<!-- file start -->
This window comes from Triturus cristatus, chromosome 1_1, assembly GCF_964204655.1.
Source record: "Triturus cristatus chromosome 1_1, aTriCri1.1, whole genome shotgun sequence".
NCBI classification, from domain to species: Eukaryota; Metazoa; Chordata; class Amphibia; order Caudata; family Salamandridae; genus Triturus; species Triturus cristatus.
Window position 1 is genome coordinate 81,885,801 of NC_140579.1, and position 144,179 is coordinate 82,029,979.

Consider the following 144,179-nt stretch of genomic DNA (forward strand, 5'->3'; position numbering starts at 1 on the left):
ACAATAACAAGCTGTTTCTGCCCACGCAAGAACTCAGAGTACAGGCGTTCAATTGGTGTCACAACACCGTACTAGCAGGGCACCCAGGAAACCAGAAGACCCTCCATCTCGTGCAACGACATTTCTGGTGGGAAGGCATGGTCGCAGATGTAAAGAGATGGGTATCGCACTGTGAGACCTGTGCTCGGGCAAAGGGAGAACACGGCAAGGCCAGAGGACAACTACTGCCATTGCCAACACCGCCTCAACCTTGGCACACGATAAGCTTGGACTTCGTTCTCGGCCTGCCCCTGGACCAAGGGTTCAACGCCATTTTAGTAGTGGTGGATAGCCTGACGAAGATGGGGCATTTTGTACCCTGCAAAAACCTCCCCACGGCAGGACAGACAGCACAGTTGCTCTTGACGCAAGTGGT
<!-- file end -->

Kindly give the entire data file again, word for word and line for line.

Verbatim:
This window comes from Triturus cristatus, chromosome 1_1, assembly GCF_964204655.1.
Source record: "Triturus cristatus chromosome 1_1, aTriCri1.1, whole genome shotgun sequence".
NCBI classification, from domain to species: Eukaryota; Metazoa; Chordata; class Amphibia; order Caudata; family Salamandridae; genus Triturus; species Triturus cristatus.
Window position 1 is genome coordinate 81,885,801 of NC_140579.1, and position 144,179 is coordinate 82,029,979.

Consider the following 144,179-nt stretch of genomic DNA (forward strand, 5'->3'; position numbering starts at 1 on the left):
ACAATAACAAGCTGTTTCTGCCCACGCAAGAACTCAGAGTACAGGCGTTCAATTGGTGTCACAACACCGTACTAGCAGGGCACCCAGGAAACCAGAAGACCCTCCATCTCGTGCAACGACATTTCTGGTGGGAAGGCATGGTCGCAGATGTAAAGAGATGGGTATCGCACTGTGAGACCTGTGCTCGGGCAAAGGGAGAACACGGCAAGGCCAGAGGACAACTACTGCCATTGCCAACACCGCCTCAACCTTGGCACACGATAAGCTTGGACTTCGTTCTCGGCCTGCCCCTGGACCAAGGGTTCAACGCCATTTTAGTAGTGGTGGATAGCCTGACGAAGATGGGGCATTTTGTACCCTGCAAAAACCTCCCCACGGCAGGACAGACAGCACAGTTGCTCTTGACGCAAGTGGT